Military postmasters were soldiers appointed to process mail passing through the various redoubts, military encampments, or even sites of battle. The Ellott collection shows that these temporary post offices were integral to the British communication system during the New Zealand Wars. Overall, the postmarks provide highly valuable evidence of the structure and speed along which communication travelled across the globe in the mid-nineteenth century, providing an insight into the speed and modernity of contemporary networks.
This letter, Alfred Harper, a Waikato Volunteer, bears the marks of multiple redirections between 20 March 1864 and 19 November 1864, starting at Auckland then travelling to Otahuhu, Papakura, Kihi kihi, Drury, Lower Wairoa, Queen's Redoubt (Pokeno), Ngahinepouri, and eventually finding the recipient in Auckland. PH000914, Museum of New Zealand, Te Papa Tongarewa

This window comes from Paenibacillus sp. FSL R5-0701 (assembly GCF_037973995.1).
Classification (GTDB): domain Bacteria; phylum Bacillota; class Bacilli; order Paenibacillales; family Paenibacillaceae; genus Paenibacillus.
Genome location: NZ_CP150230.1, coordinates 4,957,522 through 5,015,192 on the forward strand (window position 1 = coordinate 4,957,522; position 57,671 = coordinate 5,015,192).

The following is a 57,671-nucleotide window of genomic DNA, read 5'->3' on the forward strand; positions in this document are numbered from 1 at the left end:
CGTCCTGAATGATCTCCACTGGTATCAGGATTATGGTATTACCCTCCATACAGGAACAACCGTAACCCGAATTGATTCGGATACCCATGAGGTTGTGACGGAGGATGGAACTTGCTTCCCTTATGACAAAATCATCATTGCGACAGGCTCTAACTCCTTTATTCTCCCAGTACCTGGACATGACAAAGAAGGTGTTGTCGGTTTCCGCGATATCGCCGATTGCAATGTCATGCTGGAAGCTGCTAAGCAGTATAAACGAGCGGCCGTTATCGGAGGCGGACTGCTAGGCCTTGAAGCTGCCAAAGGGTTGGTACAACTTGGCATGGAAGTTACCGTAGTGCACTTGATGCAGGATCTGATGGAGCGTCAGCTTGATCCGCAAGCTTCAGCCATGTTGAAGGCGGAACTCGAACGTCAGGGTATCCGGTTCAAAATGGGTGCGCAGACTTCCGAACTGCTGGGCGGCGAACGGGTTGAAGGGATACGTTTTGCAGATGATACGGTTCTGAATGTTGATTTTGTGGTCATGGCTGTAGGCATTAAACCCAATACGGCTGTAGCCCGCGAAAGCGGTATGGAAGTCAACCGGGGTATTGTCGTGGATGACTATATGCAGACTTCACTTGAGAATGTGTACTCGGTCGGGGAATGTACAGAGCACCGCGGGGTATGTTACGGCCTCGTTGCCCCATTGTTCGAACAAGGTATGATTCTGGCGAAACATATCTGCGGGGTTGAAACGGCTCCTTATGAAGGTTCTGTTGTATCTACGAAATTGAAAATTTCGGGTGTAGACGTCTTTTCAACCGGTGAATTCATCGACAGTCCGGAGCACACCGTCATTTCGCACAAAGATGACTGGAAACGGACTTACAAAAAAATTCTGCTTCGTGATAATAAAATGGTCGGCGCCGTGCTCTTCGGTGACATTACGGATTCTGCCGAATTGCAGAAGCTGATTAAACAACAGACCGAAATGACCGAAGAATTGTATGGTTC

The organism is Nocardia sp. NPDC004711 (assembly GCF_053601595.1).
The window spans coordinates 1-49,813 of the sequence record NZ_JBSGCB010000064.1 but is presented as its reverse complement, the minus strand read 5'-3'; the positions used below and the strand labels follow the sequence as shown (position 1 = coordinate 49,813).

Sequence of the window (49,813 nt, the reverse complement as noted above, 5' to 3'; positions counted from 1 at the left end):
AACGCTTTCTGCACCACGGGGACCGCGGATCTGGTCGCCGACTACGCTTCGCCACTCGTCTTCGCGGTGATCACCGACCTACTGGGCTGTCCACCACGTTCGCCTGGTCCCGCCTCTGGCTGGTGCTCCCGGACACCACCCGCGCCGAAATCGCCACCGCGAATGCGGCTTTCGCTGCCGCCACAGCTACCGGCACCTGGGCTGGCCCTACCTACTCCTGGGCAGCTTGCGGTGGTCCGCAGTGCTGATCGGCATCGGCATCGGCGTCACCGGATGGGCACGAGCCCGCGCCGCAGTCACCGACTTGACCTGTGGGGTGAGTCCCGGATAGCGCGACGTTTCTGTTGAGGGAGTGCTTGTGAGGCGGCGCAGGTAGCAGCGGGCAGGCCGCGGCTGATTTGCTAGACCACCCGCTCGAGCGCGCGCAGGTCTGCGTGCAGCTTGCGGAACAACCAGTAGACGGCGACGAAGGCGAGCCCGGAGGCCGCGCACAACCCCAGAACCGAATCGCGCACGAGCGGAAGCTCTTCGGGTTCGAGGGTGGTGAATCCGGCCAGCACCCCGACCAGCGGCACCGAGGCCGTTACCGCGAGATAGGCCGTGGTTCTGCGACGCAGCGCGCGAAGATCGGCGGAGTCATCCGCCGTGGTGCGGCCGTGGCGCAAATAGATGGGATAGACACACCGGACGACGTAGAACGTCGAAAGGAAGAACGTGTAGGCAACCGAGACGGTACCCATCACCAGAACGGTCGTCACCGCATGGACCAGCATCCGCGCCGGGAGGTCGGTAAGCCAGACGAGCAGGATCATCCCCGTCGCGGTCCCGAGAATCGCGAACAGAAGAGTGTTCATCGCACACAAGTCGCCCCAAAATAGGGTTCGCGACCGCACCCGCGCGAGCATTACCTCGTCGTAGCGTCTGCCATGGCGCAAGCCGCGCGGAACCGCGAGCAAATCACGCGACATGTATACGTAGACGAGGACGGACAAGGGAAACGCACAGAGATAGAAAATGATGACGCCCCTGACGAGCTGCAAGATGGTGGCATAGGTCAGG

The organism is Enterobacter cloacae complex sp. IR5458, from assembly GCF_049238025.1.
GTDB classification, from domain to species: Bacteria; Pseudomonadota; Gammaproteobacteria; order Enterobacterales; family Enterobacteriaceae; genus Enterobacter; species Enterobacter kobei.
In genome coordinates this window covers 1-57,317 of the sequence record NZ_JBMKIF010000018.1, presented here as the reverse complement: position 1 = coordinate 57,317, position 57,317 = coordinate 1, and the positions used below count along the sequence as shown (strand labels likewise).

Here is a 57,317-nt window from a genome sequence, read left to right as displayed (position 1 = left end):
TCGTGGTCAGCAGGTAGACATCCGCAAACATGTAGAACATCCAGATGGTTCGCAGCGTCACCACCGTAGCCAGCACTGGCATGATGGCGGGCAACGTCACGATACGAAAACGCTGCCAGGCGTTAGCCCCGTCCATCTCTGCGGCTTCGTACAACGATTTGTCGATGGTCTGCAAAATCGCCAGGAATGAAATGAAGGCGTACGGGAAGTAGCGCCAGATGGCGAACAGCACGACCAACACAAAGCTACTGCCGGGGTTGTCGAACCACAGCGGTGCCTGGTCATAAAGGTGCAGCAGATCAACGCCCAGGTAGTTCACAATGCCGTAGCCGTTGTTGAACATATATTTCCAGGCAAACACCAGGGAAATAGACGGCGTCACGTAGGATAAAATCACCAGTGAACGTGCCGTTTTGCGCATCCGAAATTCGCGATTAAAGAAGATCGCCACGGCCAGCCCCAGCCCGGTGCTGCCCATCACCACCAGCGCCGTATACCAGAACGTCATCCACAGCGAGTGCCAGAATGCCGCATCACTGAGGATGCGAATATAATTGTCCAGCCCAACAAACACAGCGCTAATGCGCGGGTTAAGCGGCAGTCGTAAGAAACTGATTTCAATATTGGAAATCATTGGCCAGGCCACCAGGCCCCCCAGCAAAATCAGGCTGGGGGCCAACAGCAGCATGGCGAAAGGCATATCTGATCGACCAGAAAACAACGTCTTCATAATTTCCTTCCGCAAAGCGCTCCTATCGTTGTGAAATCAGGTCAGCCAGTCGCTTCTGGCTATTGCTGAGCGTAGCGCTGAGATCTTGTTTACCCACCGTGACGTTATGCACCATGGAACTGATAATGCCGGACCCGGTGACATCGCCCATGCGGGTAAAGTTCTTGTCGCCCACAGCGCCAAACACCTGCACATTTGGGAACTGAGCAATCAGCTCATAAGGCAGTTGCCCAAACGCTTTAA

Most New Zealand Wars-related material from the Ellott collection was sent during the 1860s, a decade which saw warfare across the North Island. Much of the fighting occurred in Waikato and Taranaki, and the Ellott collection reflects this in terms of content origin. There are many letters from the period 1863-1866.
Year No. of objects in collection
The Ellott collection holds exceptionally rich and rare material which is useful to researchers in a number of different ways. Data about the nature and specifics of communication can be found in postal markings, while the voices of soldiers and civilians (both Maori and European) and their loved ones make themselves heard very clearly in letters and notes.
We had assumed we would probably never know the story behind John Smith’s buttock wound, described in Max’s blog of March 2017, ‘John Smith’ being the archetype of a person you are unlikely to ever be able to find the correct match for in the historical record. However Michael Fitzgerald, one of our advisory board members, happened upon the story while browsing PapersPast recently. It is quite the story, though the motivations of the shooter still remain unclear.
New Zealand Spectator and Cook’s Strait Guardian, 12 October 1864, p.4
Post by Summer Scholar Max Nichol
Over the 2016/17 summer, I have been digging into a sample of documents from War Office files held in The National Archives in London. The documents come from the WO 97 series, which holds the products of an extraordinary exercise in bureaucracy.